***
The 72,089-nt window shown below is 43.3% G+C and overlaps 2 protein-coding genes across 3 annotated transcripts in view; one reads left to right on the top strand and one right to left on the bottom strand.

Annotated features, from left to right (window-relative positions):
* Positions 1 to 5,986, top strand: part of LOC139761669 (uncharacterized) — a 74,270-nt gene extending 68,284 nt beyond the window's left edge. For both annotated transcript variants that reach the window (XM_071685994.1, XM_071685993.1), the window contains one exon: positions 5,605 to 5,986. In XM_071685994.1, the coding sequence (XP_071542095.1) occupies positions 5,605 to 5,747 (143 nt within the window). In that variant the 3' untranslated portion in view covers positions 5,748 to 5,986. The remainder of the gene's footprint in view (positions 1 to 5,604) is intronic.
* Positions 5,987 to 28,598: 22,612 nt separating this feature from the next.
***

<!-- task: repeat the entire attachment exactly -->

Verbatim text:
The 72,089-nt window shown below is 43.3% G+C and overlaps 2 protein-coding genes across 3 annotated transcripts in view; one reads left to right on the top strand and one right to left on the bottom strand.

Annotated features, from left to right (window-relative positions):
* Positions 1 to 5,986, top strand: part of LOC139761669 (uncharacterized) — a 74,270-nt gene extending 68,284 nt beyond the window's left edge. For both annotated transcript variants that reach the window (XM_071685994.1, XM_071685993.1), the window contains one exon: positions 5,605 to 5,986. In XM_071685994.1, the coding sequence (XP_071542095.1) occupies positions 5,605 to 5,747 (143 nt within the window). In that variant the 3' untranslated portion in view covers positions 5,748 to 5,986. The remainder of the gene's footprint in view (positions 1 to 5,604) is intronic.
* Positions 5,987 to 28,598: 22,612 nt separating this feature from the next.